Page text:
PORT ALLEN — The West Baton Rouge Parish Council pledged Thursday night to put up the $1.4 million it will take to secure state and federal funding needed to push the proposed La. 1/La. 415 connector project into the final stages of development.

The $1.4 million from the parish would serve as the matching funds to an 80/20 grant from the Capital Region Planning Commission, Louisiana Department of Transportation and Development, and U.S. Federal Highway Administration.

Kevin Durbin, director of the parish's public works department, told council members the parish has submitted an application to the state in hopes of securing the additional $7 million to draft final construction plans for the project, which has been gestating for more than a decade. 

"They need a resolution committing this body to the 20 percent match if we are awarded, which we won't know until probably January," Durbin said.

Parish President Riley "Pee Wee" Berthelot has spent nearly 10 years trying to secure state funding for the connector project. Local officials have said the need has escalated over the years as traffic woes throughout the Baton Rouge region continue to intensify.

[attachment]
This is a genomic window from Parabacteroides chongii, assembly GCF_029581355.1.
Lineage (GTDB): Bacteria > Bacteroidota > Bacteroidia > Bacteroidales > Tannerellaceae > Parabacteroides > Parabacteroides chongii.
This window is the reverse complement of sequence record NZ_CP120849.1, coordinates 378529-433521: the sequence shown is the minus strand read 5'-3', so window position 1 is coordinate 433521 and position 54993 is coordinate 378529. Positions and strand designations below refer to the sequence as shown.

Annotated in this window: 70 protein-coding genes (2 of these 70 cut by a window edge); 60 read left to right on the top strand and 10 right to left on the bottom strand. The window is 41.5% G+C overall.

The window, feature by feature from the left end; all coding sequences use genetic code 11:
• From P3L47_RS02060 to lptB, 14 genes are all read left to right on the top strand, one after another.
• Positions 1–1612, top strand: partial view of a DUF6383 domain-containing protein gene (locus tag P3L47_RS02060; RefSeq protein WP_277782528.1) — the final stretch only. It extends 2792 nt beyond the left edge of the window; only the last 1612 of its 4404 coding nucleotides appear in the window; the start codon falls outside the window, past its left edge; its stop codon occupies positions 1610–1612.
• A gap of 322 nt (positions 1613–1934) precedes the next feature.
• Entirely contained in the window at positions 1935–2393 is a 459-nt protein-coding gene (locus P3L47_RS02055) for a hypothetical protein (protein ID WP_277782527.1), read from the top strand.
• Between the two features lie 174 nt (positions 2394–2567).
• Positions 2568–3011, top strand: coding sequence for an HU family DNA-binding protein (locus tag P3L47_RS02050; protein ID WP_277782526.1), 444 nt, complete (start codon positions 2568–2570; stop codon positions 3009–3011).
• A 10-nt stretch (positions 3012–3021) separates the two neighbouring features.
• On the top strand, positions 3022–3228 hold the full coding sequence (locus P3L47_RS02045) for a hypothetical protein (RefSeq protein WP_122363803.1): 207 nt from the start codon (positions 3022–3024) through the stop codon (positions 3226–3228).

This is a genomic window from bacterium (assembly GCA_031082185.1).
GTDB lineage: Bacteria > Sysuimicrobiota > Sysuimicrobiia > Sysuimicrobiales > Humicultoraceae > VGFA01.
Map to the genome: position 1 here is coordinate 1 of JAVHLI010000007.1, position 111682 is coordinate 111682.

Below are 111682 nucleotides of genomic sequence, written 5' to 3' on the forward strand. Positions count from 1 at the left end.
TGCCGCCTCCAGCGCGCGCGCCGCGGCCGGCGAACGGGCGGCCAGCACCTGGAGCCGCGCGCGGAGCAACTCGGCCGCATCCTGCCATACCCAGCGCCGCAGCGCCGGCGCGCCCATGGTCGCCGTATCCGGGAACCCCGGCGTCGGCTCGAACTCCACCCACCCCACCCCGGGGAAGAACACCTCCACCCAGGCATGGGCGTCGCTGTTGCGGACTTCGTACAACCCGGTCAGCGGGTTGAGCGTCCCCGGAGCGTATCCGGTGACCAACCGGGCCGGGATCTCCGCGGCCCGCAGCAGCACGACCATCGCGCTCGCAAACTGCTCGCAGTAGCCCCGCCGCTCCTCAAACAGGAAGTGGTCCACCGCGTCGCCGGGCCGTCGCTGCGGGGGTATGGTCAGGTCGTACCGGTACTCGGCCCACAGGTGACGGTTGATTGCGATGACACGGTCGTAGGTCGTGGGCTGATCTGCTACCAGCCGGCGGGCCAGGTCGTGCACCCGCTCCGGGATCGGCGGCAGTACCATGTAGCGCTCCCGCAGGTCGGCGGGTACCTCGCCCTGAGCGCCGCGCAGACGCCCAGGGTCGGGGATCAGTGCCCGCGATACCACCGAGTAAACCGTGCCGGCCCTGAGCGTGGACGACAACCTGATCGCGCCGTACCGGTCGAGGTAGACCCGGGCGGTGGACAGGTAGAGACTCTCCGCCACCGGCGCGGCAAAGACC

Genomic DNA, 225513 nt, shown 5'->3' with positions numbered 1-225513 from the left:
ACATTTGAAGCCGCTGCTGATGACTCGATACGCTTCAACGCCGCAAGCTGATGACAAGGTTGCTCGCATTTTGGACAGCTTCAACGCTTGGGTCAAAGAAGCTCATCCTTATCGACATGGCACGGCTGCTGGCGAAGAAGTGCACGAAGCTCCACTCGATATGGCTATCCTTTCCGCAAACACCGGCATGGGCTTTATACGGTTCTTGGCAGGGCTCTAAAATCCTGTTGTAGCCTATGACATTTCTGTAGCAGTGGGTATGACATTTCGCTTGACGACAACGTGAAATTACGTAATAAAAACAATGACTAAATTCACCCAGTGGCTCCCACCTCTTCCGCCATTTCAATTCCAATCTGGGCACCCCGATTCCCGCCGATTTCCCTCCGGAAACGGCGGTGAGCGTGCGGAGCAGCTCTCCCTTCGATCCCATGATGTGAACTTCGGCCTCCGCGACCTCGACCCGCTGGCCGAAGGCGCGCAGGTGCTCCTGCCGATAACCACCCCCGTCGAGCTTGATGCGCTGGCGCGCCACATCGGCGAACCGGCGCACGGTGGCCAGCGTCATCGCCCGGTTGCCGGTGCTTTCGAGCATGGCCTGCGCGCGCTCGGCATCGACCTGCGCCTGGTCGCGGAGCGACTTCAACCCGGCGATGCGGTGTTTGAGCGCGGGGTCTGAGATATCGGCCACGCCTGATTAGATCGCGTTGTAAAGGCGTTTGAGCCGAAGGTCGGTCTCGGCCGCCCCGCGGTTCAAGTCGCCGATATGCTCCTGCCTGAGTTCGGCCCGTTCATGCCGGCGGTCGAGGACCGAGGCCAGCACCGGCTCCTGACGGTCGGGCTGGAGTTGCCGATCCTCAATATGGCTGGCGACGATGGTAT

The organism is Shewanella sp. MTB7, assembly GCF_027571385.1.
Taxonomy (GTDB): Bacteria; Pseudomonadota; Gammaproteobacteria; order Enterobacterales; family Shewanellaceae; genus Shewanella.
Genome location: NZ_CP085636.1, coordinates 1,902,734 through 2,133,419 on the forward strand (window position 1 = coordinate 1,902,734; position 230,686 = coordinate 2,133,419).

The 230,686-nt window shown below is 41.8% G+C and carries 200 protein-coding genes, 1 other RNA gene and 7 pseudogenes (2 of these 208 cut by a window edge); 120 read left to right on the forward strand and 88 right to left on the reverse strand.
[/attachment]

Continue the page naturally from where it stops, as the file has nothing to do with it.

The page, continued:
The daily traffic issues plaguing much of East Baton Rouge Parish have spilled across the Interstate 10 Mississippi River bridge into West Baton Rouge causing constant traffic snarls along La. 1 South in Port Allen. 

It has become common for traffic along La. 1 to stretch almost to the Brusly town limits as cars line up waiting to cross the bridge and the Intracoastal Waterway. 

The connector route would create an alternative route for drivers trying to migrate between the northern and southern corners of the parish. 

Preliminary plans involve building a four-lane toll road linking La. 415 to La. 1 in Port Allen. The route, which would also require the construction of a new bridge across the Intracoastal Waterway, has an estimated price tag of $125 million.

But Berthelot said Thursday there has been talk of reducing the proposed connector route from four lanes to two in order to lower the costs because the likelihood of getting federal money to pay for it could take years given the country's financial straits.

That news didn't set well with Council Chairman Garry Spillman.

"Two lanes to me sounds like we're going backwards instead of forward," he said. "If it costs more, that's OK. Let's not try and follow the same thing the state does and build things for 1950 instead of 2017." 

Councilman Barry Hugghins expressed similar sentiments. 

"Of course I understand we can only get what we can pay for," he said. "I think we need to plan for the future." 

Follow Terry Jones on Twitter, @tjonesreporter.